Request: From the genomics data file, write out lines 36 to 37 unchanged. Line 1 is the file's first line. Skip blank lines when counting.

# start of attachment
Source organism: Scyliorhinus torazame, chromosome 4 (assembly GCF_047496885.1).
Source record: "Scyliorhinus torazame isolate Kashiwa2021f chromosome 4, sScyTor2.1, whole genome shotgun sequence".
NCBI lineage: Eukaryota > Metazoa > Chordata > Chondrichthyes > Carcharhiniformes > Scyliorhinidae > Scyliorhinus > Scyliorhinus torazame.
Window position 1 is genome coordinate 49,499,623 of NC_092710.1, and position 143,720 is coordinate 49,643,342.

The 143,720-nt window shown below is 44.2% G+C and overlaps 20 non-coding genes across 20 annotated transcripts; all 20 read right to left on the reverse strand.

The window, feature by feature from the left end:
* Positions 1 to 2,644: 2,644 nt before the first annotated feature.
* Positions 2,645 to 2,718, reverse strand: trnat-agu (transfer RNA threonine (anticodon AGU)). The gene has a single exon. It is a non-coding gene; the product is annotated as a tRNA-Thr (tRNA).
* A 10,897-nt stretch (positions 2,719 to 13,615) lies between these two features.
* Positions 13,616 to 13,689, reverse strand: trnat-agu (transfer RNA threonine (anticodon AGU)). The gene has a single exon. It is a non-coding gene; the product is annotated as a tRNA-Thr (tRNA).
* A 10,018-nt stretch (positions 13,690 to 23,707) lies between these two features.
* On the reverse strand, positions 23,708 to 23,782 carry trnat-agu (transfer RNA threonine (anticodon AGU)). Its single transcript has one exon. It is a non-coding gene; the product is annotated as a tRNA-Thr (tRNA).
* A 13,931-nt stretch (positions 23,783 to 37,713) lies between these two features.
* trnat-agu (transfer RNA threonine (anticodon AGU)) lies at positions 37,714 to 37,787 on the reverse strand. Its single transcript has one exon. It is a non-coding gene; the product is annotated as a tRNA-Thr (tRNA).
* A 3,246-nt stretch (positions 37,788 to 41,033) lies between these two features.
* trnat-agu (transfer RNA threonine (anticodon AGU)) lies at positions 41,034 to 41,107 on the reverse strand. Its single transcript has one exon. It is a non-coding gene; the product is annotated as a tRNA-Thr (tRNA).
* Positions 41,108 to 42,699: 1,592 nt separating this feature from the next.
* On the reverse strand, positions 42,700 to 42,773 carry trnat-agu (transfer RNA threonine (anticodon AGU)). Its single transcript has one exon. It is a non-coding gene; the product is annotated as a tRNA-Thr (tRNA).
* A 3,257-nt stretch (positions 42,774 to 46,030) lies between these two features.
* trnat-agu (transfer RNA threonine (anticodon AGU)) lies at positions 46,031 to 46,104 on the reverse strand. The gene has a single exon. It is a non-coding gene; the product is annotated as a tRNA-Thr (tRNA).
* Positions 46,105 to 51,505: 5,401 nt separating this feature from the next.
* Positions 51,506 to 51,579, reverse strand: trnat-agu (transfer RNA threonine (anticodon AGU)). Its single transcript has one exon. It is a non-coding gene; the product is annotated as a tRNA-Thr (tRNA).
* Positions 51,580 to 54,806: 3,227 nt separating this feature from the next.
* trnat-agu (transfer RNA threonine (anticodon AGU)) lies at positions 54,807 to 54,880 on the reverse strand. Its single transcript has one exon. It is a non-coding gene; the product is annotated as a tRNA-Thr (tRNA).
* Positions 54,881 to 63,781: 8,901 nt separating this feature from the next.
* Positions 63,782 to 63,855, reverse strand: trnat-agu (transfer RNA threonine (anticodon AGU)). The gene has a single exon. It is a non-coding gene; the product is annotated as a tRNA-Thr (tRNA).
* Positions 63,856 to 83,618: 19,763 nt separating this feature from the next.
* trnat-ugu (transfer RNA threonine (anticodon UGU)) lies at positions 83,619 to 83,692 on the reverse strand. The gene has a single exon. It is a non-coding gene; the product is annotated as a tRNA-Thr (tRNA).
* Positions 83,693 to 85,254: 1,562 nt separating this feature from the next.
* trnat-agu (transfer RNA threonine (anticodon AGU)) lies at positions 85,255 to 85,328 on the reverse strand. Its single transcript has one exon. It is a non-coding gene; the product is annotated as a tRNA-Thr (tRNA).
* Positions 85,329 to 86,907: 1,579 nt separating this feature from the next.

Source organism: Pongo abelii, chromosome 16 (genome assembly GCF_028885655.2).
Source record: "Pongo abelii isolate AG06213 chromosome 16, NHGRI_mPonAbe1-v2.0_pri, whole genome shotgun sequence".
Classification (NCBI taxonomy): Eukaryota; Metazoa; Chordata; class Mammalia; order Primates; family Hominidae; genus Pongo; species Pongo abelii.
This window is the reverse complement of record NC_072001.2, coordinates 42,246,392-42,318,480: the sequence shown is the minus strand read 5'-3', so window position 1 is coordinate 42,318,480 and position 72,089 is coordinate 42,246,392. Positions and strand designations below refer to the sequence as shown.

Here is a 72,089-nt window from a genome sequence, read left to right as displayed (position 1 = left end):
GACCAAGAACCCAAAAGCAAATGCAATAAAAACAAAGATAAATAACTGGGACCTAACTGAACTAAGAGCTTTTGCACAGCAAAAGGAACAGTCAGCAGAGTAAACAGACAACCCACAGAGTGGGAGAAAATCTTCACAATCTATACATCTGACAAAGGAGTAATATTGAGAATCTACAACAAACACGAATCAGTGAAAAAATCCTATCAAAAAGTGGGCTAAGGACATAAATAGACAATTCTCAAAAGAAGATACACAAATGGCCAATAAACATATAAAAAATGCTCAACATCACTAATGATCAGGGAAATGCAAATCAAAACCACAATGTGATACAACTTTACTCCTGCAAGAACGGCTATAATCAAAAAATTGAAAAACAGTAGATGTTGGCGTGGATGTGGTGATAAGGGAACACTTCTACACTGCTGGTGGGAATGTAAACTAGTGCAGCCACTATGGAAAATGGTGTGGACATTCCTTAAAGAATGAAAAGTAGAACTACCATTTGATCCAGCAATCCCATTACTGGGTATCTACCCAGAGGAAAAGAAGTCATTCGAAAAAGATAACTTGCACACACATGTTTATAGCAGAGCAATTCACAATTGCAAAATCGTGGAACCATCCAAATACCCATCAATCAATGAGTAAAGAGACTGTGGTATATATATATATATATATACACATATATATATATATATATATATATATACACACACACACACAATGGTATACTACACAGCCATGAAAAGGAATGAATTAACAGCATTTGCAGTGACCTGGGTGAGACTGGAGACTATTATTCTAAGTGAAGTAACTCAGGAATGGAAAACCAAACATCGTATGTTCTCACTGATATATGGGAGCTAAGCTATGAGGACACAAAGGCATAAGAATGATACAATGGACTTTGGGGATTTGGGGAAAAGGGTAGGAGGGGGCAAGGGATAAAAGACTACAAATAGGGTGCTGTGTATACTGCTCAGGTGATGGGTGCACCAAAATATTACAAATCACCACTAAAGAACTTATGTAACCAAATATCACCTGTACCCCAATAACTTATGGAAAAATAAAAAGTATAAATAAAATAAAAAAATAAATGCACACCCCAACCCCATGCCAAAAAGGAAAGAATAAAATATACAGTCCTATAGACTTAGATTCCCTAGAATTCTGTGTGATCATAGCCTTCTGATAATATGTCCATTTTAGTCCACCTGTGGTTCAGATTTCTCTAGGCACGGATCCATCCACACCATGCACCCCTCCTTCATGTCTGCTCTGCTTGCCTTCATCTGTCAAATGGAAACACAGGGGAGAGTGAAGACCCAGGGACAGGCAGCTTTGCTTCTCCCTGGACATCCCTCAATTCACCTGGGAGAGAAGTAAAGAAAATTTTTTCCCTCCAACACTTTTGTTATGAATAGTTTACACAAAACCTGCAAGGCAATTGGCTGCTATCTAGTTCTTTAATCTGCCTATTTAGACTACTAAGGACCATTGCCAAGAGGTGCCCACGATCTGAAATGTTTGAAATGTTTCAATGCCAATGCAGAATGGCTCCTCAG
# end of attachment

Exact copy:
Here is a 72,089-nt window from a genome sequence, read left to right as displayed (position 1 = left end):
GACCAAGAACCCAAAAGCAAATGCAATAAAAACAAAGATAAATAACTGGGACCTAACTGAACTAAGAGCTTTTGCACAGCAAAAGGAACAGTCAGCAGAGTAAACAGACAACCCACAGAGTGGGAGAAAATCTTCACAATCTATACATCTGACAAAGGAGTAATATTGAGAATCTACAACAAACACGAATCAGTGAAAAAATCCTATCAAAAAGTGGGCTAAGGACATAAATAGACAATTCTCAAAAGAAGATACACAAATGGCCAATAAACATATAAAAAATGCTCAACATCACTAATGATCAGGGAAATGCAAATCAAAACCACAATGTGATACAACTTTACTCCTGCAAGAACGGCTATAATCAAAAAATTGAAAAACAGTAGATGTTGGCGTGGATGTGGTGATAAGGGAACACTTCTACACTGCTGGTGGGAATGTAAACTAGTGCAGCCACTATGGAAAATGGTGTGGACATTCCTTAAAGAATGAAAAGTAGAACTACCATTTGATCCAGCAATCCCATTACTGGGTATCTACCCAGAGGAAAAGAAGTCATTCGAAAAAGATAACTTGCACACACATGTTTATAGCAGAGCAATTCACAATTGCAAAATCGTGGAACCATCCAAATACCCATCAATCAATGAGTAAAGAGACTGTGGTATATATATATATATATATACACATATATATATATATATATATATATATACACACACACACACAATGGTATACTACACAGCCATGAAAAGGAATGAATTAACAGCATTTGCAGTGACCTGGGTGAGACTGGAGACTATTATTCTAAGTGAAGTAACTCAGGAATGGAAAACCAAACATCGTATGTTCTCACTGATATATGGGAGCTAAGCTATGAGGACACAAAGGCATAAGAATGATACAATGGACTTTGGGGATTTGGGGAAAAGGGTAGGAGGGGGCAAGGGATAAAAGACTACAAATAGGGTGCTGTGTATACTGCTCAGGTGATGGGTGCACCAAAATATTACAAATCACCACTAAAGAACTTATGTAACCAAATATCACCTGTACCCCAATAACTTATGGAAAAATAAAAAGTATAAATAAAATAAAAAAATAAATGCACACCCCAACCCCATGCCAAAAAGGAAAGAATAAAATATACAGTCCTATAGACTTAGATTCCCTAGAATTCTGTGTGATCATAGCCTTCTGATAATATGTCCATTTTAGTCCACCTGTGGTTCAGATTTCTCTAGGCACGGATCCATCCACACCATGCACCCCTCCTTCATGTCTGCTCTGCTTGCCTTCATCTGTCAAATGGAAACACAGGGGAGAGTGAAGACCCAGGGACAGGCAGCTTTGCTTCTCCCTGGACATCCCTCAATTCACCTGGGAGAGAAGTAAAGAAAATTTTTTCCCTCCAACACTTTTGTTATGAATAGTTTACACAAAACCTGCAAGGCAATTGGCTGCTATCTAGTTCTTTAATCTGCCTATTTAGACTACTAAGGACCATTGCCAAGAGGTGCCCACGATCTGAAATGTTTGAAATGTTTCAATGCCAATGCAGAATGGCTCCTCAG